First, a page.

The BHP long products division was divested in 2000 to form OneSteel which is the sole producer of rail and steel sleepers in Australia. On 2 July 2012, OneSteel formally changed its name to Arrium.
From 2004 northern South Australia enjoyed a mineral exploration boom and Whyalla found itself well placed to benefit from new ventures, being situated on the edge of the Gawler Craton. The city experienced an economic upturn with the population slowly increasing and the unemployment rate falling to a more typical level.
In 1998 Bennett Oval hosted an NRL match between the Adelaide Rams and Illawarra Steelers. The Steelers won 39–4.
Whyalla has a number of heritage-listed sites, including:
- Broadbent Terrace: Whyalla High School
- 13 Forsyth Street: Hotel Bay View, Whyalla
- 5 Forsyth Street: Spencer Hotel, Whyalla
- Gay Street: World War Two Gun Emplacements, Hummock Hill
- 3 Whitehead Street: Whyalla Court House
Since its beginnings as Hummock Hill, the town has served as a port for the shipment of iron ore from deposits along the Middleback Range.
The port's first conveyor belt loading system was installed in 1915, and was capable of loading 1,000 tonnes of ore per hour. In 1943, it would take 5½ to 6 hours to load a single 5,000-ton freighter.
In 2007, new transshipment handling processes were implemented, which allowed Arrium (formerly Onesteel) to load iron ore onto larger capesize bulk carrier vessels in deeper water. The transshipment process involves the filling of barges with ore which is then transferred into the receiving vessels at one of three transshipment anchorages.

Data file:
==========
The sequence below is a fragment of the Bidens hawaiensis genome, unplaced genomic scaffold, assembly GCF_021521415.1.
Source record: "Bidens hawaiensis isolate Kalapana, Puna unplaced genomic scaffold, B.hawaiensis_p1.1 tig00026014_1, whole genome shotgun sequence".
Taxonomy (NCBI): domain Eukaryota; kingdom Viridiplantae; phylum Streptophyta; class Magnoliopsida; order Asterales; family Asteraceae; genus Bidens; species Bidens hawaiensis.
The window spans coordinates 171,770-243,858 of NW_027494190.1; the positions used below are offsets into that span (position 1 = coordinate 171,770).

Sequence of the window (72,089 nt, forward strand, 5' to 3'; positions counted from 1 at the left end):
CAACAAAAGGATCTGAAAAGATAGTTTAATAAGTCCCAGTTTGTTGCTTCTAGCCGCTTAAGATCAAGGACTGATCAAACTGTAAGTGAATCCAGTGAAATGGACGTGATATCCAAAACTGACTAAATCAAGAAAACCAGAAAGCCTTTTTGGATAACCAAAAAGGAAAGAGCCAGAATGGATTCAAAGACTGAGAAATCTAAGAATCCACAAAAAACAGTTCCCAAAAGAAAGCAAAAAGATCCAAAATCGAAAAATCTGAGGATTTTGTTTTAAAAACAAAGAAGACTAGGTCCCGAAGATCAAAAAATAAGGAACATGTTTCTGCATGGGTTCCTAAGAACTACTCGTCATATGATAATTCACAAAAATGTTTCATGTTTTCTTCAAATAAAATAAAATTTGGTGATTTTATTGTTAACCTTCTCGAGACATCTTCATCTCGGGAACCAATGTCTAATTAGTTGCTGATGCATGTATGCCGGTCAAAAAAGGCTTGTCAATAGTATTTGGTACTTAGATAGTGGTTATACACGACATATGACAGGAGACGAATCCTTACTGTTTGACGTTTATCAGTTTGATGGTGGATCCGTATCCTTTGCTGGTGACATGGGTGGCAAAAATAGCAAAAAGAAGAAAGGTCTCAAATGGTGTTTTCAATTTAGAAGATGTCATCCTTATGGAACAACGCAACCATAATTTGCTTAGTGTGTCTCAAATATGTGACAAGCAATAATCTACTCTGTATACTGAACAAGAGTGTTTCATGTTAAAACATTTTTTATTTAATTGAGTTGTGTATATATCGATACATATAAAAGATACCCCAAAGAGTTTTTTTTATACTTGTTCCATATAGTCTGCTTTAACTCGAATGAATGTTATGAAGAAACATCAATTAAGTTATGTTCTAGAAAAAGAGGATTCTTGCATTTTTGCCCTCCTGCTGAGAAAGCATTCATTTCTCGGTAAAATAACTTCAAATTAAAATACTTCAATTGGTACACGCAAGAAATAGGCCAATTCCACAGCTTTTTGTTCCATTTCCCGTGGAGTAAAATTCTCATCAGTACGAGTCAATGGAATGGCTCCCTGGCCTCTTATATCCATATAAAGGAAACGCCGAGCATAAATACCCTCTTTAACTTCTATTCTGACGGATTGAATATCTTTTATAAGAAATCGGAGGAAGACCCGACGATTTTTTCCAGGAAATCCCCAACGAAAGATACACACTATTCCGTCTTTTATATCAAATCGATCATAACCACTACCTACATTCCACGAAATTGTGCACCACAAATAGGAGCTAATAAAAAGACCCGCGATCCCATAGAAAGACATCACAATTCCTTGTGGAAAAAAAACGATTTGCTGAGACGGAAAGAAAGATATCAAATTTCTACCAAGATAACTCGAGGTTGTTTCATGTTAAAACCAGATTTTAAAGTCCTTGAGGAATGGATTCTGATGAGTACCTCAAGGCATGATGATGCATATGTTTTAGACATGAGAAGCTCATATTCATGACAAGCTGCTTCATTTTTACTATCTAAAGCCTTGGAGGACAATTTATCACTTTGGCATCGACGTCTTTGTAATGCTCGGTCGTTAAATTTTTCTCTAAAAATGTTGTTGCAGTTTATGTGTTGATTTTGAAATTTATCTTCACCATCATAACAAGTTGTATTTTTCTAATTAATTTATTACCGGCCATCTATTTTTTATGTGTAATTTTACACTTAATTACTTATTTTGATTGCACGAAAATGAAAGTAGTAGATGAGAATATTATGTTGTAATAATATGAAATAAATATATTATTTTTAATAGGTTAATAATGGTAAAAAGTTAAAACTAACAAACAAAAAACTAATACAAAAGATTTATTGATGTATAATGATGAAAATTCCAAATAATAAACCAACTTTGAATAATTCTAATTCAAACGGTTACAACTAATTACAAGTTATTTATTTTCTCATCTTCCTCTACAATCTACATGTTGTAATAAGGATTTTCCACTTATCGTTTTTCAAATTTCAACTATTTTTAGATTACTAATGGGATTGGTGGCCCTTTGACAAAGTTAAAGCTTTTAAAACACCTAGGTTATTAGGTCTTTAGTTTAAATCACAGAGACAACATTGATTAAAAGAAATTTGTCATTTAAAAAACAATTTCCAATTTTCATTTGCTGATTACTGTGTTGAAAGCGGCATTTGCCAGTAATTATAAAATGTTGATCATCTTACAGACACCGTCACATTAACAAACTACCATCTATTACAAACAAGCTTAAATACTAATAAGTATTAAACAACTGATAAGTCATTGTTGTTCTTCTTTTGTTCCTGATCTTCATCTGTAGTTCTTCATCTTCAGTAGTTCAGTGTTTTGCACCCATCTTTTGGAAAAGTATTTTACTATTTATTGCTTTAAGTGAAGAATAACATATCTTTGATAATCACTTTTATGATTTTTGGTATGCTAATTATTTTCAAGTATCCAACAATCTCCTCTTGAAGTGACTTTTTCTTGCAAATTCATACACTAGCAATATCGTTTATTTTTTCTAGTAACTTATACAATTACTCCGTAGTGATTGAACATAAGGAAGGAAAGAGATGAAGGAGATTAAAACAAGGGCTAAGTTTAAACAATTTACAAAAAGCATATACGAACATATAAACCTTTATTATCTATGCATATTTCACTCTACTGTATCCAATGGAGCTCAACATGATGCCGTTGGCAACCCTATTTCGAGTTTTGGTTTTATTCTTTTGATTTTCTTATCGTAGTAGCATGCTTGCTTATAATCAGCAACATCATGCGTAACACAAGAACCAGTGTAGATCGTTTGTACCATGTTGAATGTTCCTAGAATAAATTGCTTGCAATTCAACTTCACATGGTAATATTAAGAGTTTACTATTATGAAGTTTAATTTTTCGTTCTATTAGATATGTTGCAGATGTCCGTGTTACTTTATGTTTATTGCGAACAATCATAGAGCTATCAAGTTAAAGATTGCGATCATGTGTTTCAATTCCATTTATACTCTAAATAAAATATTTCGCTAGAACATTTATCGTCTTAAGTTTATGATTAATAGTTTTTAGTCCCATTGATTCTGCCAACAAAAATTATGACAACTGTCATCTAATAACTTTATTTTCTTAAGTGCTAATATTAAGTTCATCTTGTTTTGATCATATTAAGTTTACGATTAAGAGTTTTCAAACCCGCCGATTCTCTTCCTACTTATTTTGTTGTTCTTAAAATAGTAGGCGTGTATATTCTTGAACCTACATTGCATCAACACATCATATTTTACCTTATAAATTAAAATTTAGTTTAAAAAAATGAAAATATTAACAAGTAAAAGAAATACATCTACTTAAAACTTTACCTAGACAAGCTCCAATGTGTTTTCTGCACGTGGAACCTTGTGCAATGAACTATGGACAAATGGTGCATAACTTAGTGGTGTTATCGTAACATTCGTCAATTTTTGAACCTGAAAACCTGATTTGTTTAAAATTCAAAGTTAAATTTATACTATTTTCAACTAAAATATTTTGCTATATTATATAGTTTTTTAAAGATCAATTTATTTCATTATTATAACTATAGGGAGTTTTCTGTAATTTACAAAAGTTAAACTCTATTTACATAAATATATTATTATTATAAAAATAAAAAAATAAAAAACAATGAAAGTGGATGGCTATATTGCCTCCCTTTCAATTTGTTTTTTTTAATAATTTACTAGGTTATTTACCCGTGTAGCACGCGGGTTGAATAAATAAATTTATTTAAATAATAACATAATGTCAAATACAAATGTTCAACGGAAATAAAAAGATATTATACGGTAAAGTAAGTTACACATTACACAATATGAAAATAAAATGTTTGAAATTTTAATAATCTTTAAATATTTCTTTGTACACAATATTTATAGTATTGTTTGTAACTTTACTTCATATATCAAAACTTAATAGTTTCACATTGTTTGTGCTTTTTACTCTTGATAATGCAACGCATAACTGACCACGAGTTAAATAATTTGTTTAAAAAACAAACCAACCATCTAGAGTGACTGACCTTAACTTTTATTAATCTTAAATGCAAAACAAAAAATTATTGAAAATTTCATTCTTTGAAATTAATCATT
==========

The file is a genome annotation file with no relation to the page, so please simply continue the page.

In October 2015 Arrium loaded its largest capesize cargo via transshipment. The FPMCB Nature was loaded with approximately 205,698 wet metric tonnes (wmt) of iron ore – significantly more than the average load of about 170,000 wmt.
The port's inner harbor receives shipments of coal which is used to produce coke for the Whyalla steelworks and exports smaller cargoes of finished steel products.
Whyalla has a semi-arid climate with hot summers and mild to cool winters, and mild rainfall spread throughout the year.
|Climate data for Whyalla|
|Record high °C (°F)||49.5
|Average high °C (°F)||30.2
|Average low °C (°F)||17.6
|Record low °C (°F)||5.9
|Precipitation mm (inches)||14.4
|Avg. precipitation days||3.0||3.3||4.1||5.0||9.0||11.0||10.8||10.1||7.8||6.7||4.8||4.7||80.3|
According to the 2011 Census the population of the Whyalla area was 21,991 (including Mullaquana) people, making it the second largest urban area in the state outside of Adelaide. Approximately 50.5% of the population were male, 74% are Australian born and 4.2% were Indigenous.
The most popular industries for employment were Metal Manufacturing (18%), School Education (5.5%) and Health (4.1%), while the unemployment rate is approx. 8.1%. The median weekly household income is A$932 or more per week, compared with $1,106 in Adelaide. 19.6% of the population identify themselves as Catholic, while a higher 33.5% identify with no religion at all.
The Lincoln Highway passes directly through Whyalla. The city is served by a coach bus service operated by Premier Stateliner which operates four services to and from Adelaide (via Port Augusta) each week day (less on weekends) and one service each way to Port Lincoln. There are however occasional exceptions to the week day route due to lack of demand to travel through Whyalla.
A narrow gauge tramway was built to Iron Knob to supply iron ore originally used as flux when smelting copper ore. This ore became the basis of the steelworks. As the Iron Knob deposits were worked out, the railway was diverted to other sources of ore at Iron Monarch, Iron Prince, Iron Duke and Iron Baron.